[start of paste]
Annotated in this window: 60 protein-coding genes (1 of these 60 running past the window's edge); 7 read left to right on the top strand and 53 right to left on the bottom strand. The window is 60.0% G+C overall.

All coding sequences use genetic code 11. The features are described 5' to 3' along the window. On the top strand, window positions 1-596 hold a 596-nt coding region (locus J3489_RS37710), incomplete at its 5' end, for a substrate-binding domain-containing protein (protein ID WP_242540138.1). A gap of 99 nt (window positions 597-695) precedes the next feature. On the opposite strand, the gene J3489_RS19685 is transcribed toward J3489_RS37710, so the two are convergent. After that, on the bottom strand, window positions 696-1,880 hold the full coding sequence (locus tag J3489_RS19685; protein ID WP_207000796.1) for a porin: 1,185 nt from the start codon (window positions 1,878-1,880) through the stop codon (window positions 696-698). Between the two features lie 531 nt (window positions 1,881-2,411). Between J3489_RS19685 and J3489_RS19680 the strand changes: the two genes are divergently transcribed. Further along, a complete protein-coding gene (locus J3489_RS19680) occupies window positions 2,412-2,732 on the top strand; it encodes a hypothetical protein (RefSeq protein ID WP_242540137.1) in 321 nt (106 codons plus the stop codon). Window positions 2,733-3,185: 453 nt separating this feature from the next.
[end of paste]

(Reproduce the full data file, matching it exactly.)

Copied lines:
Annotated in this window: 60 protein-coding genes (1 of these 60 running past the window's edge); 7 read left to right on the top strand and 53 right to left on the bottom strand. The window is 60.0% G+C overall.

All coding sequences use genetic code 11. The features are described 5' to 3' along the window. On the top strand, window positions 1-596 hold a 596-nt coding region (locus J3489_RS37710), incomplete at its 5' end, for a substrate-binding domain-containing protein (protein ID WP_242540138.1). A gap of 99 nt (window positions 597-695) precedes the next feature. On the opposite strand, the gene J3489_RS19685 is transcribed toward J3489_RS37710, so the two are convergent. After that, on the bottom strand, window positions 696-1,880 hold the full coding sequence (locus tag J3489_RS19685; protein ID WP_207000796.1) for a porin: 1,185 nt from the start codon (window positions 1,878-1,880) through the stop codon (window positions 696-698). Between the two features lie 531 nt (window positions 1,881-2,411). Between J3489_RS19685 and J3489_RS19680 the strand changes: the two genes are divergently transcribed. Further along, a complete protein-coding gene (locus J3489_RS19680) occupies window positions 2,412-2,732 on the top strand; it encodes a hypothetical protein (RefSeq protein ID WP_242540137.1) in 321 nt (106 codons plus the stop codon). Window positions 2,733-3,185: 453 nt separating this feature from the next.